2

I’m struggling to come up with a design (pattern) for an application/service which will hit multiple web services (external 3rd-party APIs), parse, combine and return them in a single response.

The application will have the following behaviors/steps (in no particular order):

  • Search hotels
  • Fetch details of selected hotel
  • Fetch room details of selected hotel
  • Fetch cancellation policies
  • Fetch extra guest charges
  • Block Room Book Room
  • Get booked room details
  • Cancel booked room

Not all APIs will have/implement the above steps. For example, few APIs might not have the 3rd step or 4th step or both. In short, the steps/combination of steps can change per API provider.

Once a search for hotel is initiated from the web application, the request will be sent to this application. It will then fetch all active API providers (common C# interface) from the database and send request to each API. I want to expose a common interface while instantiating the provider classes. The same methodology will be followed for each step.

I’m trying to think of a design pattern and design a solution which will adhere to the SOLID principles. On the basis of the above requirement, I thought about the following patterns but have been unsuccessful so far:

  1. Factory method: Define a common interface with all the above steps/behaviors and use factory method to create the object(s). However, this will lead to violation of Liskov substitution principle since some APIs might not implement everything.
  2. Decorator pattern: Define a component (interface) which will contain the common steps. Add steps/behavior dynamically using decorator. However, with this design, the component interface will have no knowledge about the added steps/behaviors which defeats our purpose of using a common interface.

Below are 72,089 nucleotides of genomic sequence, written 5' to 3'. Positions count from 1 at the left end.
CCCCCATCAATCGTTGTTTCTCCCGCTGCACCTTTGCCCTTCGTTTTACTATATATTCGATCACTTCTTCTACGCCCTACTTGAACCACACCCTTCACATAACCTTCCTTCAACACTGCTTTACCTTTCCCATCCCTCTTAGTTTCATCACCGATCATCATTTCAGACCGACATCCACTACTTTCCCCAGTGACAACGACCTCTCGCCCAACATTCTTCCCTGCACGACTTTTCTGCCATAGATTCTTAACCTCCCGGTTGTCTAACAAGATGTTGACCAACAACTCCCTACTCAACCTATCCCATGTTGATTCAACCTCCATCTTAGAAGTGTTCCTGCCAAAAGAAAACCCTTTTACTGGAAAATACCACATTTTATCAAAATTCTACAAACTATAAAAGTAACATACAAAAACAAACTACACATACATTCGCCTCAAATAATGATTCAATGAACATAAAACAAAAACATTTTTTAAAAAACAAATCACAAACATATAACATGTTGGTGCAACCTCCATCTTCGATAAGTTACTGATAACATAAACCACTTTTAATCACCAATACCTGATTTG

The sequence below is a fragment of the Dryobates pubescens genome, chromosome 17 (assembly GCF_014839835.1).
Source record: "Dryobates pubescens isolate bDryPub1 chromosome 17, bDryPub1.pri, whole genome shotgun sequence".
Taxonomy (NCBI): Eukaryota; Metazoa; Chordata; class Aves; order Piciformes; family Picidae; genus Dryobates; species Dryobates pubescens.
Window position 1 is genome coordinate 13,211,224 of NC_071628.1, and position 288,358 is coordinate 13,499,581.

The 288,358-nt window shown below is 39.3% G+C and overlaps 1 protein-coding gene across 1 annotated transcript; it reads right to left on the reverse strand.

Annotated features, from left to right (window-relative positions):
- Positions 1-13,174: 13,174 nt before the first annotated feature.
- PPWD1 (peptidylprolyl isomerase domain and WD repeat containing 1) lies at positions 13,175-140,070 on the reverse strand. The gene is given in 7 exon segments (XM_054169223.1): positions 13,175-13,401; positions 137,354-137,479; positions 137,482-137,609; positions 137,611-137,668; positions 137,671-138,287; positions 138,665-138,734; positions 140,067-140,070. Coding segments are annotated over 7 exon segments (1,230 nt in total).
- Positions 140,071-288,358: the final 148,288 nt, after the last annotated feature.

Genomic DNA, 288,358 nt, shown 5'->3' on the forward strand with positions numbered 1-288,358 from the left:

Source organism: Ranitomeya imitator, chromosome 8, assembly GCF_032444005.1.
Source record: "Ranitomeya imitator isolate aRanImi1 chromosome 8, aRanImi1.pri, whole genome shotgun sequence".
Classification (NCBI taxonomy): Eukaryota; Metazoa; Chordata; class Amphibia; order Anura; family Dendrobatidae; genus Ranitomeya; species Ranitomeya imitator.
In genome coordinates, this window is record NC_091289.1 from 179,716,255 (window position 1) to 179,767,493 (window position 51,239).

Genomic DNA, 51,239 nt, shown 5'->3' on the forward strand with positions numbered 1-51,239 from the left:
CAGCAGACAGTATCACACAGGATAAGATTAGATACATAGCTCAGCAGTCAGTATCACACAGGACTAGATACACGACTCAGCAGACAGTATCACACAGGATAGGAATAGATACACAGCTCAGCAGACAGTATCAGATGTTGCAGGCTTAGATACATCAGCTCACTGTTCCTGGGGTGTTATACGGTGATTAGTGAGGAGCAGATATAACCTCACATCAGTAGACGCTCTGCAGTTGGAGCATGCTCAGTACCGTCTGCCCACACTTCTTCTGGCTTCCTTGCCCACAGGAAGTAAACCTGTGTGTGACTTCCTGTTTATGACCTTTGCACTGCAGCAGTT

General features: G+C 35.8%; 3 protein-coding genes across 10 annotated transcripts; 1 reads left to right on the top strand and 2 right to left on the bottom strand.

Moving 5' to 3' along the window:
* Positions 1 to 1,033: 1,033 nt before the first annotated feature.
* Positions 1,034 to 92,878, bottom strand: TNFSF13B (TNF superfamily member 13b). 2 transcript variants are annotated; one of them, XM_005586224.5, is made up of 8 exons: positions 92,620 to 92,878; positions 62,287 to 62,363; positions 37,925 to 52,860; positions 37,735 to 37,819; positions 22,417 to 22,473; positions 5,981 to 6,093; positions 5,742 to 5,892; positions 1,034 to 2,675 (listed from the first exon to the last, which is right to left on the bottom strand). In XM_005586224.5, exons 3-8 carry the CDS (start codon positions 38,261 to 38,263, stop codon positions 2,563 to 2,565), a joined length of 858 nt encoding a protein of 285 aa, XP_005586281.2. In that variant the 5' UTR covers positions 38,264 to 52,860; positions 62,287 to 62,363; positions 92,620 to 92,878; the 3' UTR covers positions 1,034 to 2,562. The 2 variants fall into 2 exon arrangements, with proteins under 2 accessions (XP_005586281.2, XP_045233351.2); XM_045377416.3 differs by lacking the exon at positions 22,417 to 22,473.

Is there any other pattern which is ideal for my problem or should I go ahead with the 1st solution and live with the principle violation?

Code example to help clarify the problem (no pattern followed, meant to clarify the involved actors) :

public interface IAPIProvider
{
    void SearchHotels();
    void GetHotelDetails();
    void GetRoomDetails();
    void GetCancellationPolicies();
    void GetExtraGuestChargeDetails();
    void BlockRoom();
    void BookRoom();
    void GetBookingDetails();
    void CancelBooking();
}


public class ConcreteProviderA : IAPIProvider
{
    public void BlockRoom()
    {
        //call api
    }

    public void BookRoom()
    {
        //call api
    }

    public void CancelBooking()
    {
        //call api
    }

    public void GetBookingDetails()
    {
        //call api
    }

    public void GetCancellationPolicies()
    {
        //call api
    }

    public void GetExtraGuestChargeDetails()
    {
        //call api
    }

    public void GetHotelDetails()
    {
        //call api
    }

    public void GetRoomDetails()
    {
        //call api
    }

    public void SearchHotels()
    {
        //call api
    }
}

public class ConcreteProviderB : IAPIProvider
{
    public void BlockRoom()
    {
        throw new NotImplementedException();
    }

    public void BookRoom()
    {
        //call api
    }

    public void CancelBooking()
    {
        //call api
    }

    public void GetBookingDetails()
    {
        //call api
    }

    public void GetCancellationPolicies()
    {
        throw new NotImplementedException();
    }

    public void GetExtraGuestChargeDetails()
    {
        throw new NotImplementedException();
    }

    public void GetHotelDetails()
    {
        //call api
    }

    public void GetRoomDetails()
    {
        //call api
    }

    public void SearchHotels()
    {
        //call api
    }
}

/// <summary>
/// Request from web/mobile will land in this class
/// </summary>